Southern blot assay of genomic DNA cut with EcoRI and probed with a labeled fragment of the kanamycin cassette inserted into mutants. Lanes contain DNA from strains: a, 6P8H1; b, 6P8H1 PGdx mutant; c, 13P24H1; d, 13P24H1 PGdx mutant; e, 49P5H1; f, 49P5H1 PGdx mutant; g, 56P41H1; h, 56P41H1 PGdx mutant; i, 67P38H1; j, 67P38H1 PGdx mutant. Molecular size standards are shown on the right in kilobases.

Fig. 4 shows the genes surrounding pxdx in H. influenzae Rd. To identify the genes surrounding pgdx in the clinical isolates and mutants, oligonucleotide primers HI05′ and HI03′ were used to amplify by PCR the region surrounding the gene. All six mutant strains yielded an ~4-kb amplicon as predicted by the genome sequence of Rd. The nucleotide sequence of the entire amplicon of the four mutant strains was determined and showed the identical arrangement of genes as depicted in Fig. 4 and confirmed that the kanamycin cassette was present in pgdx.

Figure 4

Diagram of HI0572 (peroxiredoxin–glutaredoxin) and surrounding genes in H. influenzae Rd [33]. The numbers at the top indicate location in the genome. The gene designations are annotated below the line. Arrows indicate gene direction.

No differences between mutant and parent strains were observed in colony morphology on chocolate agar, Gram stain appearance or growth rate in broth with shaking. The ability of mutants to form biofilms was compared with the corresponding parent strains. The four PGdx mutants showed approximately 25–50% reduction in biofilm formation compared to their corresponding parent strains (Fig. 5, top). When strains were grown in 96-well plates under the conditions to quantitate biofilm formation, the mutants tended to show reduced growth indicated by turbidity in wells compared to parent strains. To compensate for this growth difference, a second series of experiments to compare biofilm formation between mutant and parent strains was performed. Wells were inoculated with double the number of bacteria with mutants compared to parent strains. The level of growth in broth measured by turbidity of mutant and parent strains was comparable under these conditions. Fig. 5 (bottom) shows that the statistically significant reduction in biofim formation by mutant strains of 6P8H1, 13P24H1 and 56P41H1 was retained but the difference was lost for the mutant of strain 67P38H1 compared to parent strains. We conclude that PGdx is involved in biofilm formation in some strains of H. influenzae and that the degree of involvement varies among strains.

Figure 5

Results of biofilm growth assays of PGdx mutants and corresponding parent strains. Y-axes are OD570 indicating level of biofilm formation. Strain numbers are shown on the X-axes. Cross-hatched bars represent PGdx mutants and solid bars represent corresponding parent strains. Top graph shows results with wells inoculated with a 1:200 dilution of broth culture for all strains. Bottom graph shows results in which mutant strains were inoculated with double the inoculum of the parent strains to compensate for slower growth of mutants in microtiter wells. Values denoted by bars represent the mean of quadruplicate values. Error bars represent standard deviation. P values show differences between corresponding mutant and parent strains calculated using the unpaired t-test.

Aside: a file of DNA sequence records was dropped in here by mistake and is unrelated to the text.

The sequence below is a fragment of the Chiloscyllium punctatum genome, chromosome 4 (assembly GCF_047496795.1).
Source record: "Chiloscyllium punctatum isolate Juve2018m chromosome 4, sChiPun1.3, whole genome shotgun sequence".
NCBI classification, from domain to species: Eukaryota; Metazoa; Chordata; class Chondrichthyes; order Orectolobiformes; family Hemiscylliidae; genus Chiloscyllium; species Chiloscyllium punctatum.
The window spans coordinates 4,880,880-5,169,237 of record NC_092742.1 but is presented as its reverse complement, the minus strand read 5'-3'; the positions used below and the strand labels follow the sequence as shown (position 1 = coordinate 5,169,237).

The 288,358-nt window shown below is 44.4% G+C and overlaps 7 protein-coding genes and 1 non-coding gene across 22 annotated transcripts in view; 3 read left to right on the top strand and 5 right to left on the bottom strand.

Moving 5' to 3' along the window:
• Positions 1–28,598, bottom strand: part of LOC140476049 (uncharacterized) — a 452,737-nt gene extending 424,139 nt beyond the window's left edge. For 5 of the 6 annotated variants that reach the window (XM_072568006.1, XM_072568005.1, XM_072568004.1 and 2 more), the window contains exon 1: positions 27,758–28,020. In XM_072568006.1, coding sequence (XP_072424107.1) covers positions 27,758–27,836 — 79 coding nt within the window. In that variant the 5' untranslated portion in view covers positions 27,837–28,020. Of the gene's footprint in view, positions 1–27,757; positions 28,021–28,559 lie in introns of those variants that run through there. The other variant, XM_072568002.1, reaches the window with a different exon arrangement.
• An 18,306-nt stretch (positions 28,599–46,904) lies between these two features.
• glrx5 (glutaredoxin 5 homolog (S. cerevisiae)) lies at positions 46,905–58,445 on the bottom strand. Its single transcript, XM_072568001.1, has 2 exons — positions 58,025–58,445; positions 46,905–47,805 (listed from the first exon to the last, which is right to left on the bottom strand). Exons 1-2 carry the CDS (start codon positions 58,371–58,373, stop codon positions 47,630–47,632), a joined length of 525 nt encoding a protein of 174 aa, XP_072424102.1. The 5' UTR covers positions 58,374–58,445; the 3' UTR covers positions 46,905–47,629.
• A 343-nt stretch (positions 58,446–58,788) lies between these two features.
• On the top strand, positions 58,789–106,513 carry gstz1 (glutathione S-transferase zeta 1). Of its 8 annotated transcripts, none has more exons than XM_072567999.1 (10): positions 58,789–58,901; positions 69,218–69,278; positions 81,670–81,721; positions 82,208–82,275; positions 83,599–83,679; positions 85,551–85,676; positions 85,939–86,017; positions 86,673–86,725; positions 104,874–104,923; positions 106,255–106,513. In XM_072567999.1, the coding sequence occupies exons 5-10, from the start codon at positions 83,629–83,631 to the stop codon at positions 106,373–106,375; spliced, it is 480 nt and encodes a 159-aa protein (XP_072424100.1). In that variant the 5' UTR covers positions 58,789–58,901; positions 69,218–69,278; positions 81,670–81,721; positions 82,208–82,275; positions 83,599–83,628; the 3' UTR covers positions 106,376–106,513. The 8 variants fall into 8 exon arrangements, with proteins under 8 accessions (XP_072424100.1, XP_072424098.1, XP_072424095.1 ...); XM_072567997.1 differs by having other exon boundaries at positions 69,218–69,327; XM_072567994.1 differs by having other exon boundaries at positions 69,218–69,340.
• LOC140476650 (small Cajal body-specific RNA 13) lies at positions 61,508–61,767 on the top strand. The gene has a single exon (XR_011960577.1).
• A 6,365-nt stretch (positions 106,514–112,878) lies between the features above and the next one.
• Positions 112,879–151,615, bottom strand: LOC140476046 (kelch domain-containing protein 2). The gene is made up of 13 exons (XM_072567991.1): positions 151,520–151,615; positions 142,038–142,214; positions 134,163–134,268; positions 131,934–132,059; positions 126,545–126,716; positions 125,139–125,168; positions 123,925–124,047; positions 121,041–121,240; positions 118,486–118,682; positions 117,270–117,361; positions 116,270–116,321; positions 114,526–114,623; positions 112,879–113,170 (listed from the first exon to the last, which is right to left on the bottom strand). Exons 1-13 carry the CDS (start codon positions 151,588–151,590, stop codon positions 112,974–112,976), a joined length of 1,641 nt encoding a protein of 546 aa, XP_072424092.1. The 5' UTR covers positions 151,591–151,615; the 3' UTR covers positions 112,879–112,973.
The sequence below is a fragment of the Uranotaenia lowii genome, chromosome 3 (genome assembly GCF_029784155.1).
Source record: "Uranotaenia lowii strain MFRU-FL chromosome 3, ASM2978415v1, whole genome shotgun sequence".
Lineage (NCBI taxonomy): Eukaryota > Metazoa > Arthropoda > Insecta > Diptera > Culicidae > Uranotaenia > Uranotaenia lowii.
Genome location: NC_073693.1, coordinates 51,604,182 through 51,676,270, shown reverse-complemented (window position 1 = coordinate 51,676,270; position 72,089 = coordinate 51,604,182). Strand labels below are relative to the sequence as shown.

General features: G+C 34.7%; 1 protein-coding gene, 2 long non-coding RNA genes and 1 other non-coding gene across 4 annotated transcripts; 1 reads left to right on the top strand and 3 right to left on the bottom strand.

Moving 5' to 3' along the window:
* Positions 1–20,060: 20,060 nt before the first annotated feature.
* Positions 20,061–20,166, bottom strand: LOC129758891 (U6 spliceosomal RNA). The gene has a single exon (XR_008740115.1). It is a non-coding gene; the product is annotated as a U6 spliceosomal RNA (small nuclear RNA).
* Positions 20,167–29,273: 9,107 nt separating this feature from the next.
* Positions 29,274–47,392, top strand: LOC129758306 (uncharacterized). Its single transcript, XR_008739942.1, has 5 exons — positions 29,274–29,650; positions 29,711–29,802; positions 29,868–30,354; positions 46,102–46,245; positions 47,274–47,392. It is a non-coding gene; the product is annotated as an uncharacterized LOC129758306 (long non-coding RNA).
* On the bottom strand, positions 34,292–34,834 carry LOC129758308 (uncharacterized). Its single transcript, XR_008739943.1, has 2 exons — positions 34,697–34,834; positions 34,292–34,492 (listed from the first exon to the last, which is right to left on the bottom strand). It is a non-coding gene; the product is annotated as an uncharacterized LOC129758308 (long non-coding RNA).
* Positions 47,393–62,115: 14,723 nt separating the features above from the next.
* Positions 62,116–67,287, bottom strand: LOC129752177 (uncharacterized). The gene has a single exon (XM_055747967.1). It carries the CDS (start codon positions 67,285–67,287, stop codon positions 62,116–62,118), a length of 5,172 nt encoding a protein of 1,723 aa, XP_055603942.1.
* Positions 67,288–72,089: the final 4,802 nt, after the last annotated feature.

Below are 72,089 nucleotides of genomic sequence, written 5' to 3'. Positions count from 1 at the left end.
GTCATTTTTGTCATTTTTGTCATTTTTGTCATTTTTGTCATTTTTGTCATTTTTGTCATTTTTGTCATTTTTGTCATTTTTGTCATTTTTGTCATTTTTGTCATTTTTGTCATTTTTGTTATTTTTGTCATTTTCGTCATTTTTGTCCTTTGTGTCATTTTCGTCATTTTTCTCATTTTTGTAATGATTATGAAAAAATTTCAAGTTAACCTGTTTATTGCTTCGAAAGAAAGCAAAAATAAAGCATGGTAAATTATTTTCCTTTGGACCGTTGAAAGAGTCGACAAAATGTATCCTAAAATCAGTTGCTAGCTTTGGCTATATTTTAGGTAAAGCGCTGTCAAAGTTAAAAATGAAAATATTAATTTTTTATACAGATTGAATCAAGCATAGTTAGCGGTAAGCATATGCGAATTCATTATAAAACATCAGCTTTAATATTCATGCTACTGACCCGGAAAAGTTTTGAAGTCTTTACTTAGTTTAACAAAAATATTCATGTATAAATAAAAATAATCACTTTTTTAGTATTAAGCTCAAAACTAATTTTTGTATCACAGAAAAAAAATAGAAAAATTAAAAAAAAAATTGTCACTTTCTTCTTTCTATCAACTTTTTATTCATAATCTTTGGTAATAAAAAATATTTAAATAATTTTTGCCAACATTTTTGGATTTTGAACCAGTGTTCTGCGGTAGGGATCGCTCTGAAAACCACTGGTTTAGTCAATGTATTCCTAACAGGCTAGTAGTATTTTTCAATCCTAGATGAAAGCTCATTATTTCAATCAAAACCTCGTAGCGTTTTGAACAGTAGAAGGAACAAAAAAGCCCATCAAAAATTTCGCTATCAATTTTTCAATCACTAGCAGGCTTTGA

3.4 Purification of recombinant PGdx

Based on the sequence of strain Rd, oligonucleotide primers were designed and the gene that encodes PGdx was amplified from genomic DNA of H. influenzae 67P38H1. The gene was cloned into pRSETB and the protein was expressed with an amino-terminal six-histidine tag. The recombinant protein was purified by elution from a Talon column and was subjected to SDS–PAGE to assess purity. The purified recombinant PGdx separates as a single band at a molecular mass slightly higher than the native protein owing to the six-histidine tag. The purified recombinant protein was used to immunize mice and to perform ELISAs to measure the human immune response.

3.5 Serum IgG response to PGdx following infection with H. influenzae

To assess the extent to which some of the new antibodies in samples from patients who developed new serum IgG to their homologous infecting strain following exacerbations were directed at PGdx, an ELISA using purified recombinant PGdx was performed. Serum samples collected one month prior to and one month following an exacerbation during which H. influenzae was isolated from sputum were assayed. The percentage change in OD between the pre-exacerbation samples and post-exacerbation samples for each dilution was calculated using the following formula: [(OD post-exacerbation serum + OD pre-exacerbation serum)/OD pre-exacerbation serum] ×100.

To determine the cutoff value for a significant percent change in serum IgG levels to PGdx from pre- to post-exacerbation samples, 11 pairs of control serum samples collected two months apart from subjects in the COPD Study Clinic who had negative sputum cultures for H. influenzae were subjected to ELISA with recombinant PGdx. These paired control serum samples demonstrated a 7.03%± 3.07 (mean ± standard deviation) change when tested with PGdx. A change in OD of 14.9% represented the 99% confidence interval for the control samples. Therefore, any change in OD of >14.9% between pre- and post-exacerbation serum samples was regarded as a significant change.